Bone has a remarkable regeneration potential. Thus, when bone fractures due to e.g. accidents, usually bone repairs itself. However, during ageing and disease, this potential is markedly reduced, requiring the need for biomaterials to enhance this process. The material that is brought in is expected to mimic bone function and integrate into a living organism.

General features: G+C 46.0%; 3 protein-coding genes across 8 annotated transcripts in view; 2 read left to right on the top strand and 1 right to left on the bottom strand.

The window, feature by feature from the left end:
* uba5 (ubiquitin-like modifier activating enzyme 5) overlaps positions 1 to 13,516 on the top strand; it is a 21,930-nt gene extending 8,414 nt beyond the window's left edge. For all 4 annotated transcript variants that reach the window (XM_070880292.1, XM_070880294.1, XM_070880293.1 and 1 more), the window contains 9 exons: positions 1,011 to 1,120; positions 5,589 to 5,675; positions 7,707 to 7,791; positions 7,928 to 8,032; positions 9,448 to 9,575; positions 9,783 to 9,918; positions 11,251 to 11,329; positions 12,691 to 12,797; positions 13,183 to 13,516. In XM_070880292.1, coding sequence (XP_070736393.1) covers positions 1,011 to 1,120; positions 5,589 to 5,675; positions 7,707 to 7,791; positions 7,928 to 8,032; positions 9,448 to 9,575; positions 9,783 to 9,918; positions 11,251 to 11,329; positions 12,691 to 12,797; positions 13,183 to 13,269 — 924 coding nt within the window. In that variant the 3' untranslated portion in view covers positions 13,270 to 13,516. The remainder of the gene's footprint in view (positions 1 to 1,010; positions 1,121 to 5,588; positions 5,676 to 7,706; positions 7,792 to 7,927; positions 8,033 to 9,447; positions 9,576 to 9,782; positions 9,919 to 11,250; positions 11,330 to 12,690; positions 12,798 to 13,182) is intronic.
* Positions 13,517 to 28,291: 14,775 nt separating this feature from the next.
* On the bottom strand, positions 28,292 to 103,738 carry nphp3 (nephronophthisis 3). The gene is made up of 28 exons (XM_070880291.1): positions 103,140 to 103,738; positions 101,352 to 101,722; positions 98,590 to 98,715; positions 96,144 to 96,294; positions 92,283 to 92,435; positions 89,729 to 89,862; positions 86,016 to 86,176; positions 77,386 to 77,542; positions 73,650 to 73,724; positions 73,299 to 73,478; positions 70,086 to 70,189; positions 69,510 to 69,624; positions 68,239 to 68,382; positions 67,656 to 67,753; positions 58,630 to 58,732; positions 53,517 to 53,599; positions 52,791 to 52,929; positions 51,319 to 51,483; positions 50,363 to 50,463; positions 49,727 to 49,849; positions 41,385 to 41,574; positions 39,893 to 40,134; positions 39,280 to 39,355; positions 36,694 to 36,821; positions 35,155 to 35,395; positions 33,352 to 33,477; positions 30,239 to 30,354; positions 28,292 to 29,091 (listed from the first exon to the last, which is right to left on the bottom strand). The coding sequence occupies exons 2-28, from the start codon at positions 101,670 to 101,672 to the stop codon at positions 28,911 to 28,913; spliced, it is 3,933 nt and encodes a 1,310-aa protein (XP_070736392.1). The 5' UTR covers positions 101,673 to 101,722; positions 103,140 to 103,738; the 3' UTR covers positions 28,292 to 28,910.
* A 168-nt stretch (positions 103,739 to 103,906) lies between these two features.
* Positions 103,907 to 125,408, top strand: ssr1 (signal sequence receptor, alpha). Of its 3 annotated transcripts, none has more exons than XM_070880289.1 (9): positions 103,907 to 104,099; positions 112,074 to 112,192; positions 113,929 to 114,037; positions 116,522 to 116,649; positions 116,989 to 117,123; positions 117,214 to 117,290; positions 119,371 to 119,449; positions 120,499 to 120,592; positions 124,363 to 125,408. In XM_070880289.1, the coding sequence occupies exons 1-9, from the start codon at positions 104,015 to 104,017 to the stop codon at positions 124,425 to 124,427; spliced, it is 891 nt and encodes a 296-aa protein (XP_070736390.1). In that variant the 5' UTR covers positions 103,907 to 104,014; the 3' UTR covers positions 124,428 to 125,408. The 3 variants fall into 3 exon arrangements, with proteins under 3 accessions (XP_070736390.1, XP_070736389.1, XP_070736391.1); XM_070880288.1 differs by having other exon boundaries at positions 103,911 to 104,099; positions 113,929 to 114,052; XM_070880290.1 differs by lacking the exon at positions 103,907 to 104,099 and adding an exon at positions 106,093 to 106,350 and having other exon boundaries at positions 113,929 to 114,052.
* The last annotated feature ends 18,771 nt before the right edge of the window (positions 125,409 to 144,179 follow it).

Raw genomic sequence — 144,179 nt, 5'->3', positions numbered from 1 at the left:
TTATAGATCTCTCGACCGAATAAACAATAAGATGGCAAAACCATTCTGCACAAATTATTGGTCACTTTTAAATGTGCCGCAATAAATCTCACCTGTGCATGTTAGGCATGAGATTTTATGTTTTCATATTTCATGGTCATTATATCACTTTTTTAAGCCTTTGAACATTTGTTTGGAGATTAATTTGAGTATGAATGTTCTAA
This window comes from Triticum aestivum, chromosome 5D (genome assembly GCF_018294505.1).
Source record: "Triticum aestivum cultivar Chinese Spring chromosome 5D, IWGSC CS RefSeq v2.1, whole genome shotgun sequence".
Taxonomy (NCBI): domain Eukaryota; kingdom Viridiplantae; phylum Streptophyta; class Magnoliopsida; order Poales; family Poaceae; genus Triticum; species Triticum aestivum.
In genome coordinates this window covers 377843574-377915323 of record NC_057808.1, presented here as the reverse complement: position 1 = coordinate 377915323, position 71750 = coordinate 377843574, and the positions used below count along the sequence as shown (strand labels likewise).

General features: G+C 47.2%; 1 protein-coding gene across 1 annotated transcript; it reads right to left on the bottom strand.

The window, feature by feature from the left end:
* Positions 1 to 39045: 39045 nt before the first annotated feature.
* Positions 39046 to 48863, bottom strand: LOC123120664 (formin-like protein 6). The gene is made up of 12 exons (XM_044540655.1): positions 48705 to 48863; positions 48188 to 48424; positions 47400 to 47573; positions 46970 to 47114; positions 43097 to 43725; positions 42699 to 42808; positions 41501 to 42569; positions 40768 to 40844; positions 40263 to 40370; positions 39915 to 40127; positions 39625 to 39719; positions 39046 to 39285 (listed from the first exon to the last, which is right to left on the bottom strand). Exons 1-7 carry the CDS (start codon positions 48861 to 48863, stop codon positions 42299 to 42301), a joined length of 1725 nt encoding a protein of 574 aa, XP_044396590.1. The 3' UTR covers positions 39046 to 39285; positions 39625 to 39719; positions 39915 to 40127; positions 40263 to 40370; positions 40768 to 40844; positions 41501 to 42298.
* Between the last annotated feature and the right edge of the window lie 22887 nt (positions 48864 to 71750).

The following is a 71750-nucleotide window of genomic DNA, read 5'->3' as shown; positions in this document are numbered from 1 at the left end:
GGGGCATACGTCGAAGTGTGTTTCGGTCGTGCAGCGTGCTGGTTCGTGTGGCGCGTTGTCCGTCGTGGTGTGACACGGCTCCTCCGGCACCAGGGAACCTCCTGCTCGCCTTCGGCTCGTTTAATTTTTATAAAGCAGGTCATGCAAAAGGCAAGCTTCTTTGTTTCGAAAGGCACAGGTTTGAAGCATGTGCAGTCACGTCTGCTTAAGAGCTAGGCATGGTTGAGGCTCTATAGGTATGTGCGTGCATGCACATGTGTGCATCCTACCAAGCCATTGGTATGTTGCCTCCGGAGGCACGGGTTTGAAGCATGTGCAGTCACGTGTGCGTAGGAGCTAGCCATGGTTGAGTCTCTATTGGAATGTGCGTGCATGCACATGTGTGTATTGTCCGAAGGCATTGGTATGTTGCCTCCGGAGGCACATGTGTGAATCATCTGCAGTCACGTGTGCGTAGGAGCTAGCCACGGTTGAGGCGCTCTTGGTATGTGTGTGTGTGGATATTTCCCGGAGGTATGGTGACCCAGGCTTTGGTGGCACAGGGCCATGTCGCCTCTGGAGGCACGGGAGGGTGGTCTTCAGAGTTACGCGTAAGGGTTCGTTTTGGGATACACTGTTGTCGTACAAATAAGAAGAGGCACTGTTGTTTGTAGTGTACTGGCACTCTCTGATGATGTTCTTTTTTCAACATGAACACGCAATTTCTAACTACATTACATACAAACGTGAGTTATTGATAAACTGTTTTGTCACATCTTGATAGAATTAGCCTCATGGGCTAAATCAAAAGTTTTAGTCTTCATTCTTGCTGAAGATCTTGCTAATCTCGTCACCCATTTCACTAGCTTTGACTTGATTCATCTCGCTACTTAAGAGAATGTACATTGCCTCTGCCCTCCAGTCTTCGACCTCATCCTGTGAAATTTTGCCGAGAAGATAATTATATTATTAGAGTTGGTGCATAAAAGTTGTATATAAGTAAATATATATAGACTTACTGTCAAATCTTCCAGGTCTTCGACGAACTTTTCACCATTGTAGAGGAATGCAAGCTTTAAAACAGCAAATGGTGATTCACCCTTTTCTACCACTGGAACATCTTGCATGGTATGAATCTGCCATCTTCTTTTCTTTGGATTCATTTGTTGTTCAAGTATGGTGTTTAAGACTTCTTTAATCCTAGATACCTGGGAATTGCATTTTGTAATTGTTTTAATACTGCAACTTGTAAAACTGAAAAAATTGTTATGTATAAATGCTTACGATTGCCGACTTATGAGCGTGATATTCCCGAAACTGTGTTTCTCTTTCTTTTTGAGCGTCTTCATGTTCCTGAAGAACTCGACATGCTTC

In this research field, we study the potential of extracellular matrix components, such as glycosaminoglycans (GAG) to accelerate bone regeneration. Since GAGs are natural components of bone, we assume a high biocompatibility that can be used to increase bone healing without adverse effects. Over the last 3 years, we have shown that highly sulfated hyaluronan-based GAG can bind and neutralize sclerostin, an important brake signal for bone formation. We now assess whether GAGs are able to inactivate other negative regulators of bone repair. We test these biomaterials in rodent fracture and bone healing models. Our aim is to develop smart biomaterials that enhance bone regeneration, even under compromised conditions.